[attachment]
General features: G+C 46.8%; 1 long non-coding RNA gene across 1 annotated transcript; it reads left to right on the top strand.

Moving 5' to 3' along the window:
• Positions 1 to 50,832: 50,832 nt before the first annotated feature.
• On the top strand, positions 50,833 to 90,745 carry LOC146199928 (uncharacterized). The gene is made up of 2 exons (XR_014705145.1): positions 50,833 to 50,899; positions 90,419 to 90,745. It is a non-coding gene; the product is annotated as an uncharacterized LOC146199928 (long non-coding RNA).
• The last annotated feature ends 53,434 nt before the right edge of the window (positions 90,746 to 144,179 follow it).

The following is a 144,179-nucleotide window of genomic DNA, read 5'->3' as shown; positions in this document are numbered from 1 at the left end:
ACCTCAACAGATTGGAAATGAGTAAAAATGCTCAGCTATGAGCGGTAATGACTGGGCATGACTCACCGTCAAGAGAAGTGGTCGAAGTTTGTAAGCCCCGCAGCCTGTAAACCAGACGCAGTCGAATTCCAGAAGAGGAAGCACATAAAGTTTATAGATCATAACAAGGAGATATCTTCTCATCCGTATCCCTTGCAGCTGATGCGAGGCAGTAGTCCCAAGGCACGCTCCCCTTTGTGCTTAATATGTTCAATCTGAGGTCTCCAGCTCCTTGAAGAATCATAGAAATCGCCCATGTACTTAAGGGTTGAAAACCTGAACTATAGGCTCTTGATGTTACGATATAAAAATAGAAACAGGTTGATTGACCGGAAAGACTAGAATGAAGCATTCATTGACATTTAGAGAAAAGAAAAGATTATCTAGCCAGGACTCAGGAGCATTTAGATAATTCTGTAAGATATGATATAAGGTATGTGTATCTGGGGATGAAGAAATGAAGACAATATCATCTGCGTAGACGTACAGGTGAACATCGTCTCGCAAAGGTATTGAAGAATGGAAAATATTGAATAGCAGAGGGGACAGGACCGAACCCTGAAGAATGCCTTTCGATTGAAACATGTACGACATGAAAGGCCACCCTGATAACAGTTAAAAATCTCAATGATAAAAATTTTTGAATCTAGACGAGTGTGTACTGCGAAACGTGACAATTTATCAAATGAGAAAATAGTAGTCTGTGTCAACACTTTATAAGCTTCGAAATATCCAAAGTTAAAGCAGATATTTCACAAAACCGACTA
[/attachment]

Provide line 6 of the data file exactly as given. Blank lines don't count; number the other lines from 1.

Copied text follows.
The following is a 144,179-nucleotide window of genomic DNA, read 5'->3' as shown; positions in this document are numbered from 1 at the left end: